Wednesday, November 04, 2009


Found a Job

Once upon a time, in the late-80's, I had Hensley Meulens's Upper Deck card. I had no idea if he was any good or not, but I thought his name was pretty cool, so I always remebered him. Later on, when it turned out that he really wasn't any good, I somehow came into possession of his minor league card, with him playing for the AAA affiliate of the Expos or something, a card that is now buried in a storage bin somewhere with no value whatsoever. Now Meulens is the Giants' new hitting instructor. I'm sure seven-year-old me would be blown away by this series of events.

Meulens takes over for the recently shit-canned Carney Lansford in the hopes that he can turn water into wine improve the Giants' hitters. Meulens is getting all the credit for supposedly being the mastermind behind John Bowker's star turn at Fresno this season, and is also being lauded for getting Eugenio Velez to be more patient (though I challenge you to look here and tell me where this reawakening took place). In taking over what was arguably the worst offense in baseball last season, Meulens has his work cut out for him, to say the least.

I'm always curious as to how much difference a hitting coach can really make. Obviously he can have guys tweak their stances or shorten their swing, but if you can't hit, then you can't hit. What is Meulens going to do, instruct Aaron Rowand to stop swinging at sliders in different time zones? Yeah, that worked so well for Carney.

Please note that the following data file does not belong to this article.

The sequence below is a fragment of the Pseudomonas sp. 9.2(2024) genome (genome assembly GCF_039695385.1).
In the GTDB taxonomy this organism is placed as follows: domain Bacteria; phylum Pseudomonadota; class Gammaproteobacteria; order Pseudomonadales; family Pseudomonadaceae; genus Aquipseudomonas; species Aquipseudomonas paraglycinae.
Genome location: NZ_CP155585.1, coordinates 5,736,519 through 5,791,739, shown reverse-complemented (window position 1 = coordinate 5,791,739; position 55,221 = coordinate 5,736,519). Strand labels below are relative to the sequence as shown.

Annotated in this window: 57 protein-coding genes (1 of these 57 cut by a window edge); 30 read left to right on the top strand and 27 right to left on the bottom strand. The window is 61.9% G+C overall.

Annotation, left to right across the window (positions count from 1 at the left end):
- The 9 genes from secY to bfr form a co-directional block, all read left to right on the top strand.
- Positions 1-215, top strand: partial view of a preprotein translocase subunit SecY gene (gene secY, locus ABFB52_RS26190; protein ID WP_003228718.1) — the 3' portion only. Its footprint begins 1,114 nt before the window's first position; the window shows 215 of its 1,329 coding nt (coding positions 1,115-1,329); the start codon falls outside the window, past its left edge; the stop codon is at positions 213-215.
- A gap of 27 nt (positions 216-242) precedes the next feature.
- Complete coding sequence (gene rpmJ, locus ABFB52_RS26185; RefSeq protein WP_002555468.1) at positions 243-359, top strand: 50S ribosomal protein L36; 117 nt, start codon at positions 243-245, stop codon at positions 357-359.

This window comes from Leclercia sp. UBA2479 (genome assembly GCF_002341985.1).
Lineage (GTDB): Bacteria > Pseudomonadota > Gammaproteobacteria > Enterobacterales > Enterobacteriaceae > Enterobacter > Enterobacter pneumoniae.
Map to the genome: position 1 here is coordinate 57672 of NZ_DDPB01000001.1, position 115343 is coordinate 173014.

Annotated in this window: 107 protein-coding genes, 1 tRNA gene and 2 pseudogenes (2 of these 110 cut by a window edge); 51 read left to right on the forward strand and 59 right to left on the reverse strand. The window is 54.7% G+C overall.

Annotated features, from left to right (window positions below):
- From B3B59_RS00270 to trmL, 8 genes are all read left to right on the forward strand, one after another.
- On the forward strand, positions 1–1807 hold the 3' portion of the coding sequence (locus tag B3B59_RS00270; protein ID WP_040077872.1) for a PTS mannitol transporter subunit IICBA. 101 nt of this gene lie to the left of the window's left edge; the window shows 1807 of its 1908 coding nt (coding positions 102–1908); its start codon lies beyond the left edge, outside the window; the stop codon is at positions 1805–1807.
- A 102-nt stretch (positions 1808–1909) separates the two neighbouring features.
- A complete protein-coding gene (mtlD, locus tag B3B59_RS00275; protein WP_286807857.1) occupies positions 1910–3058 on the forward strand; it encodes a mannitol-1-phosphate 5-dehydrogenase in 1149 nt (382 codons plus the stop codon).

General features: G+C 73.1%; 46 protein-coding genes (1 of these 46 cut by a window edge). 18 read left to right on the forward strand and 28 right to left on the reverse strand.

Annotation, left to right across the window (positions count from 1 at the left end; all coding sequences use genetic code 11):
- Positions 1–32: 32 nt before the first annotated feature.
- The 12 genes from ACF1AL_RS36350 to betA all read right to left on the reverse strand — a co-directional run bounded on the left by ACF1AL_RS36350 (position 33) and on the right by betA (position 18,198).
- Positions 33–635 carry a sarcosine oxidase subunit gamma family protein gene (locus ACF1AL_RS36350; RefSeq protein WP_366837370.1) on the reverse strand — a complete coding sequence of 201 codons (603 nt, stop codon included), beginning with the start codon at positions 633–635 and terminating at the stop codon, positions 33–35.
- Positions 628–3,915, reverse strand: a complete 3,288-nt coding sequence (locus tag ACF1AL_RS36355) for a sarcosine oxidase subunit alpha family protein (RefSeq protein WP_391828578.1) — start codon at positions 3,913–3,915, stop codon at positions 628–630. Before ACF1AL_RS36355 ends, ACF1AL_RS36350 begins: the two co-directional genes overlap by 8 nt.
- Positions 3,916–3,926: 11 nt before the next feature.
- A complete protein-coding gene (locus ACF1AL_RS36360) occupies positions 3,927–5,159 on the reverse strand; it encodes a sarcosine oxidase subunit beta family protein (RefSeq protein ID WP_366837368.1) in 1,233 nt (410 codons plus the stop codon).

One reason this move might work is that a lot of times the best managers and coaches were mediocre players in their day, simply because they essentially have a better idea of what they were doing wrong. Star players tend to make bad coaches because they were so naturally gifted and they just don't understand why the crappy utility infielder can't hit a breaking ball like they could. It's probably the reason Tommy Lasorda and Tony LaRussa and Dave Duncan made such great managers and coaches, and why Ted Williams was a miserable manager and hitting coach.

Lansford was a good hitter in his day, so maybe he just couldn't relate. Meulens was pretty bad, so maybe it follows that he'll be the next Charlie Lau. First up on his list will be to mentor Buster Posey, get Fred Lewis to cut down on his strikeouts, and leave Pablo Sandoval the hell alone. As for getting his hitters to take more walks, apparently Lansford already tried, and found the task to be positively Sysiphusian.

--The baseball season ended today in nauseating fashion with the Yankees winning it all. I was able to switch the TV off just before the last out was recorded so I didn't have to watch the Yanks celebrate. Beware in the coming weeks brainless articles arguing that baseball needs a salary cap because the evil big market team won and no one can compete with them and blah blah blah.

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